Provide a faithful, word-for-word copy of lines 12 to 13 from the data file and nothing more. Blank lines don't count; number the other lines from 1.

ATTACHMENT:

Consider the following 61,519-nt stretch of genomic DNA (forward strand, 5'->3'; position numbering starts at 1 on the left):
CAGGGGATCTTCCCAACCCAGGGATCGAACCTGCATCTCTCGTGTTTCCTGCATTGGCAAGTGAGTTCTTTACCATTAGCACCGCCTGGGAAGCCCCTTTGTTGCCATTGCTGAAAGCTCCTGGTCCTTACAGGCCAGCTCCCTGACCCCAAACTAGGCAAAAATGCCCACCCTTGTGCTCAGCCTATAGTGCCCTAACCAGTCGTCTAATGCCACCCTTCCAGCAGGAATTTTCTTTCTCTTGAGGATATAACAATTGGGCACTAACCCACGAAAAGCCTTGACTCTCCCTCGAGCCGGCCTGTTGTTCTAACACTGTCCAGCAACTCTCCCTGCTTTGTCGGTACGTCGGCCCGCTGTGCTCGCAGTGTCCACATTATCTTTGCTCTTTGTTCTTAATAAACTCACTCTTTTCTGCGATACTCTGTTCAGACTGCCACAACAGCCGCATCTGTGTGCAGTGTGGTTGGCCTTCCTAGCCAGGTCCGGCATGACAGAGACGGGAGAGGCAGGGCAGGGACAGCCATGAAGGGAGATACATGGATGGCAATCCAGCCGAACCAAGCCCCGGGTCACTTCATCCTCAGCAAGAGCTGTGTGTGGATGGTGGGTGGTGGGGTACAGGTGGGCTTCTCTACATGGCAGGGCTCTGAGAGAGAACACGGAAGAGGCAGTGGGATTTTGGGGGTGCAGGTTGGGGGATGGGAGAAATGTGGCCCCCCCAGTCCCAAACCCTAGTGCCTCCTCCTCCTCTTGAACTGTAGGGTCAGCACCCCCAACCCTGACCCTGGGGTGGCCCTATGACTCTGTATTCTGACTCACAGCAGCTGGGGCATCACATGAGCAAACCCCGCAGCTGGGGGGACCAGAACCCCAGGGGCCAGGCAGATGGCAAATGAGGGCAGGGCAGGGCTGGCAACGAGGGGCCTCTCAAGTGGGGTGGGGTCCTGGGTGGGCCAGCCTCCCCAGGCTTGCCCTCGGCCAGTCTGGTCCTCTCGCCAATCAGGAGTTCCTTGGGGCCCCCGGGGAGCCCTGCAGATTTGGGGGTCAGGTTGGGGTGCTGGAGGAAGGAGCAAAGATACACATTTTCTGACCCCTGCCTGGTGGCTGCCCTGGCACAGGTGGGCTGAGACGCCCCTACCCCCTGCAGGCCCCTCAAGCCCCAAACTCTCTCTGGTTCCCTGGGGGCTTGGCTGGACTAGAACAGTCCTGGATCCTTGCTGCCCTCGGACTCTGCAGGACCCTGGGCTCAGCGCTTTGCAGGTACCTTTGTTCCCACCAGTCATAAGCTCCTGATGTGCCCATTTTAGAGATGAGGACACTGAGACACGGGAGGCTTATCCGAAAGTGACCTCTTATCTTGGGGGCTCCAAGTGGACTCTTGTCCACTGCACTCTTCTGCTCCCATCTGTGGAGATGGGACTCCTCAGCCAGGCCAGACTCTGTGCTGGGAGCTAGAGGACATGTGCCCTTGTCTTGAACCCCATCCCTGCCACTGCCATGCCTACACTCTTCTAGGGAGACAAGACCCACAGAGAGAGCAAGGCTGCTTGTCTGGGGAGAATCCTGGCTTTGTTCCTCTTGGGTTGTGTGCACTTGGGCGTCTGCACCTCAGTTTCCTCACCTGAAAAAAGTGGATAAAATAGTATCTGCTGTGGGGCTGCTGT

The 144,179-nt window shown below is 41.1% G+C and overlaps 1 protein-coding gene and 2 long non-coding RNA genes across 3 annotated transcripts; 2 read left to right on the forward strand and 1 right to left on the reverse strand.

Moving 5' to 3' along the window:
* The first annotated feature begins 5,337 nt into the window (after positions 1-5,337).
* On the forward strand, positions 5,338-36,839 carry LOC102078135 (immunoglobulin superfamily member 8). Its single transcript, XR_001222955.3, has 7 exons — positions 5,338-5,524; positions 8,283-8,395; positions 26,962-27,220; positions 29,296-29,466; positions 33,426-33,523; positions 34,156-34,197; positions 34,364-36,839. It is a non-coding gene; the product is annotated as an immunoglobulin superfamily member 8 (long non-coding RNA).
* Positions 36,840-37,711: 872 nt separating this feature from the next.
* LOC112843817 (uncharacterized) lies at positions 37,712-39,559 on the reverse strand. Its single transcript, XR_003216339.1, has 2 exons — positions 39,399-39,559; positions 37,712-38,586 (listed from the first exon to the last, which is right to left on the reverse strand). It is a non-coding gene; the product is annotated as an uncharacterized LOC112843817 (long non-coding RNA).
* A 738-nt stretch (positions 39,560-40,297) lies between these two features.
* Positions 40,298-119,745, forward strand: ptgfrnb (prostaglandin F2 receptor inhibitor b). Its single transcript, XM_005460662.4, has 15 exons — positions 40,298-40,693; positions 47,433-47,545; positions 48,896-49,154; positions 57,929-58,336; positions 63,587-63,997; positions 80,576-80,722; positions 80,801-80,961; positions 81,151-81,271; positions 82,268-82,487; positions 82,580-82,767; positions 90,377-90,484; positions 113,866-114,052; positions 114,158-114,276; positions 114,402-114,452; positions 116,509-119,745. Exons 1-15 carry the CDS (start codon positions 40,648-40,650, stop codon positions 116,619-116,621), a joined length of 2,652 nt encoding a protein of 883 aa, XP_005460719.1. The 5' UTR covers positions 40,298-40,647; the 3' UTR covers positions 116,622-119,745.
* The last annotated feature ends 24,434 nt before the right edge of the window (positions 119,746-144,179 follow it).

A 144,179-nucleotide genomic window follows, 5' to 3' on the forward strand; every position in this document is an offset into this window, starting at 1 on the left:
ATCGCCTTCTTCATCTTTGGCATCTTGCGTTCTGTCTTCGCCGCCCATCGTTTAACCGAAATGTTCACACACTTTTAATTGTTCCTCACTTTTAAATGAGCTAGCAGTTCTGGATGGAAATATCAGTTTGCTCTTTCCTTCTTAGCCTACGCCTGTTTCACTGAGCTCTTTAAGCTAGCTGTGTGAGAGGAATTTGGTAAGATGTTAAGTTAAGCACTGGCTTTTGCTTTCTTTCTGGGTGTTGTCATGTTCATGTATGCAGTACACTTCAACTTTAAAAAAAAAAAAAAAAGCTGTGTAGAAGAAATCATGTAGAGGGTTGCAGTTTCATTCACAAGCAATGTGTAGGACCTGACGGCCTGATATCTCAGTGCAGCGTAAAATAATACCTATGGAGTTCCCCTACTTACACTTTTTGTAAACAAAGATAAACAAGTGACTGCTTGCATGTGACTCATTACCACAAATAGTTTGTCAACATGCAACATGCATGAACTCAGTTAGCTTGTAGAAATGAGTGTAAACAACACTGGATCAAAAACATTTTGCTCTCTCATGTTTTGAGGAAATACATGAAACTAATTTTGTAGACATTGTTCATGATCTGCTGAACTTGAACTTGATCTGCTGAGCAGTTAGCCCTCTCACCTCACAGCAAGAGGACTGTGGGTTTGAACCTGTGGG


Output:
A 144,179-nucleotide genomic window follows, 5' to 3' on the forward strand; every position in this document is an offset into this window, starting at 1 on the left:
ATCGCCTTCTTCATCTTTGGCATCTTGCGTTCTGTCTTCGCCGCCCATCGTTTAACCGAAATGTTCACACACTTTTAATTGTTCCTCACTTTTAAATGAGCTAGCAGTTCTGGATGGAAATATCAGTTTGCTCTTTCCTTCTTAGCCTACGCCTGTTTCACTGAGCTCTTTAAGCTAGCTGTGTGAGAGGAATTTGGTAAGATGTTAAGTTAAGCACTGGCTTTTGCTTTCTTTCTGGGTGTTGTCATGTTCATGTATGCAGTACACTTCAACTTTAAAAAAAAAAAAAAAAGCTGTGTAGAAGAAATCATGTAGAGGGTTGCAGTTTCATTCACAAGCAATGTGTAGGACCTGACGGCCTGATATCTCAGTGCAGCGTAAAATAATACCTATGGAGTTCCCCTACTTACACTTTTTGTAAACAAAGATAAACAAGTGACTGCTTGCATGTGACTCATTACCACAAATAGTTTGTCAACATGCAACATGCATGAACTCAGTTAGCTTGTAGAAATGAGTGTAAACAACACTGGATCAAAAACATTTTGCTCTCTCATGTTTTGAGGAAATACATGAAACTAATTTTGTAGACATTGTTCATGATCTGCTGAACTTGAACTTGATCTGCTGAGCAGTTAGCCCTCTCACCTCACAGCAAGAGGACTGTGGGTTTGAACCTGTGGG